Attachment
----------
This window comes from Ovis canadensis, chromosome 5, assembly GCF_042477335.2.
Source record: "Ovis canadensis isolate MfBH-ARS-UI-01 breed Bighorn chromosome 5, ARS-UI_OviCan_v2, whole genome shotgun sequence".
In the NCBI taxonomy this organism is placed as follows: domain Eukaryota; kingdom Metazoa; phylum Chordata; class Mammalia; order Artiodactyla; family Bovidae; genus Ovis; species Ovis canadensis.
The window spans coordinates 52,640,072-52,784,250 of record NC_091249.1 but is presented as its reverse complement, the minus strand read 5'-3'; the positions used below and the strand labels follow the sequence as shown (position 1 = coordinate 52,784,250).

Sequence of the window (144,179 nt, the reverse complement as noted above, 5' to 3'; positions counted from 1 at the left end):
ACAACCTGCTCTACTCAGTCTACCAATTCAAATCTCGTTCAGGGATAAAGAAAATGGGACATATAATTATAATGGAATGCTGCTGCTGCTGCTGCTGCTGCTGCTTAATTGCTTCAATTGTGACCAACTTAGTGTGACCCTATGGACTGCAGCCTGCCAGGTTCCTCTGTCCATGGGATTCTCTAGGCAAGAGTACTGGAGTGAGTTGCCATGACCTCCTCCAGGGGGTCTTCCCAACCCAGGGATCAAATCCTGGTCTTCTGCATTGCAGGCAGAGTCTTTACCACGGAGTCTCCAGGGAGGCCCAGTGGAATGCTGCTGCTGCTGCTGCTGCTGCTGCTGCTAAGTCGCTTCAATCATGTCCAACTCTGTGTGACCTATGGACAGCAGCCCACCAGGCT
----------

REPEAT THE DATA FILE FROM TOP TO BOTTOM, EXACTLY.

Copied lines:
This window comes from Ovis canadensis, chromosome 5, assembly GCF_042477335.2.
Source record: "Ovis canadensis isolate MfBH-ARS-UI-01 breed Bighorn chromosome 5, ARS-UI_OviCan_v2, whole genome shotgun sequence".
In the NCBI taxonomy this organism is placed as follows: domain Eukaryota; kingdom Metazoa; phylum Chordata; class Mammalia; order Artiodactyla; family Bovidae; genus Ovis; species Ovis canadensis.
The window spans coordinates 52,640,072-52,784,250 of record NC_091249.1 but is presented as its reverse complement, the minus strand read 5'-3'; the positions used below and the strand labels follow the sequence as shown (position 1 = coordinate 52,784,250).

Sequence of the window (144,179 nt, the reverse complement as noted above, 5' to 3'; positions counted from 1 at the left end):
ACAACCTGCTCTACTCAGTCTACCAATTCAAATCTCGTTCAGGGATAAAGAAAATGGGACATATAATTATAATGGAATGCTGCTGCTGCTGCTGCTGCTGCTGCTTAATTGCTTCAATTGTGACCAACTTAGTGTGACCCTATGGACTGCAGCCTGCCAGGTTCCTCTGTCCATGGGATTCTCTAGGCAAGAGTACTGGAGTGAGTTGCCATGACCTCCTCCAGGGGGTCTTCCCAACCCAGGGATCAAATCCTGGTCTTCTGCATTGCAGGCAGAGTCTTTACCACGGAGTCTCCAGGGAGGCCCAGTGGAATGCTGCTGCTGCTGCTGCTGCTGCTGCTGCTAAGTCGCTTCAATCATGTCCAACTCTGTGTGACCTATGGACAGCAGCCCACCAGGCT